Private Letter Ruling 201902022
The IRS addressed the identification of 5 percent shareholders in its recently released PLR 201902022 (Feb. 8, 2019). In the PLR, the taxpayer had charter restrictions on its common stock that limit new acquisitions to persons who are less than 5 percent shareholders. Additionally, the taxpayer’s wholly owned subsidiary was in a state-regulated industry that requires any investors that own a certain percentage to file an information statement with the state. In the PLR, three separate investment advisors held the taxpayer’s stock in either managed accounts or funds.
Advisor A filed a Schedule 13G that reported ownership of more than 5 percent of the taxpayer’s stock. In the Schedule 13 filing, Advisor A did not confirm the existence of a group. Advisors B and C were indexed funds that owned less than 5 percent of the taxpayer. Each, however, had contacted the taxpayer to increase its reported common stock holdings above 5 percent, but neither filed a Schedule 13D or a Schedule 13G with the SEC with respect to the taxpayer’s stock.2 In connection with the letter ruling request, Advisors B and C were contacted by the taxpayer regarding their ownership, and each confirmed that it had procedures in place to comply with the state regulatory reporting if required. The taxpayer made several representations with respect to each advisor, including that it had no knowledge of a formal or informal understanding to make a coordinated acquisition of its stock and that each advisor’s activities were those of an investment advisor. The taxpayer also represented that it had no knowledge of any individual or entity that would own more than 5 percent of the taxpayer directly or indirectly, including through attribution under section 318.
The IRS ruled that an individual or entity that has the economic ownership of the stock (right to receive dividends and sales proceeds) was the owner for section 382 purposes and that the investment advisors’ power to vote the shares did not mean they have economic ownership. Additionally, the managed funds and accounts of each advisor were not collectively considered an entity for section 382 purposes.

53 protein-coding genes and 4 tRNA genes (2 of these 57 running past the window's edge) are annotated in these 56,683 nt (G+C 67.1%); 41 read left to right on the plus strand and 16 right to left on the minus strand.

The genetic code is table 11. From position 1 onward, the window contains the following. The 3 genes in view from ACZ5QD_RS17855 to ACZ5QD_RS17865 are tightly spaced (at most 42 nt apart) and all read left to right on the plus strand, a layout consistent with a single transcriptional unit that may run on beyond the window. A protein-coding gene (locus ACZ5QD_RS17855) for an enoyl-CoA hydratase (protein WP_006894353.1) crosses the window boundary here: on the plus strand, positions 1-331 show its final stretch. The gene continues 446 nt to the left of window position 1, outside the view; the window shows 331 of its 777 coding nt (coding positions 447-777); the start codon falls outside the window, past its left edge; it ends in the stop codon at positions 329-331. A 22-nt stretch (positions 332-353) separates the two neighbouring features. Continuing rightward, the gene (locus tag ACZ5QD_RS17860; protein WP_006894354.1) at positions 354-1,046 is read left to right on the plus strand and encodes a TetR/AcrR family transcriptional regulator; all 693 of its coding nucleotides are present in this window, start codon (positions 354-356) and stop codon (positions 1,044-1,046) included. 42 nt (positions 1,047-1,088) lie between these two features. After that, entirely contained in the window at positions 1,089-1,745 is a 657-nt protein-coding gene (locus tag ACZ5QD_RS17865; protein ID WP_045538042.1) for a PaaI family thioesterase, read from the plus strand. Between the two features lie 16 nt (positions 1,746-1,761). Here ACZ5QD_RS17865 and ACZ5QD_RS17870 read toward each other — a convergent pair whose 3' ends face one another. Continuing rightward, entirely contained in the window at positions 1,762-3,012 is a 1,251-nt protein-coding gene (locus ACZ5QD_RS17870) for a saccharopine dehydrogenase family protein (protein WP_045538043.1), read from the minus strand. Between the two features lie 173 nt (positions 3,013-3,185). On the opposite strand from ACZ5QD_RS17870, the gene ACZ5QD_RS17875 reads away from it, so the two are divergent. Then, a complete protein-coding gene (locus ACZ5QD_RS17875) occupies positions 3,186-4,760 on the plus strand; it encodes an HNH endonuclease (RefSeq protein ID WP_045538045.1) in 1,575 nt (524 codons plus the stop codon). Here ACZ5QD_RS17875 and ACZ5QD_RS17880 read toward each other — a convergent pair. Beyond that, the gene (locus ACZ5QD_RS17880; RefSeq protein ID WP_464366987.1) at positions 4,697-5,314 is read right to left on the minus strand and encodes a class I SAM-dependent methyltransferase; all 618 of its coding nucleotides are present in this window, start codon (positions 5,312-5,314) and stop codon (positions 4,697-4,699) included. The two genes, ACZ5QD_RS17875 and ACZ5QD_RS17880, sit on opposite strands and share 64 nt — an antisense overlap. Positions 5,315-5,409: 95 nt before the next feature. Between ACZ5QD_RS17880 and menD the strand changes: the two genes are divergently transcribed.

While there are other private letter rulings that also separate the SEC reporting of 5 percent shareholders from the substance of being a section 382 5 percent shareholder, PLR 201902022 serves as good guideline of the type of representations that are needed to count as 5 percent shareholders. This is a very fact-intensive analysis and often requires reaching out to individual shareholders. In the case of a public company, we strongly advise the loss corporation’s tax preparers to use caution in gathering this information as it is a communication between the company and one shareholder. Taxpayers in this situation may want to seek counsel or have an intermediary contact the entity filing with the SEC.
1 Unless otherwise stated, all references to "Section" are to the Internal Revenue Code of 1986, and all references to "Regulation" or "Treas. Reg." are to the Treasury Regulations promulgated thereunder.
2 Presumably, the PLR request was connected with Advisor B and Advisor C increasing their ownership position in the taxpayer.
The material in this publication was created as of the date set forth above and is based on laws, court decisions, administrative rulings and congressional materials that existed at that time, and should not be construed as legal advice or legal opinions on specific facts. The information in this publication is not intended to create, and the transmission and receipt of it does not constitute, a lawyer-client relationship.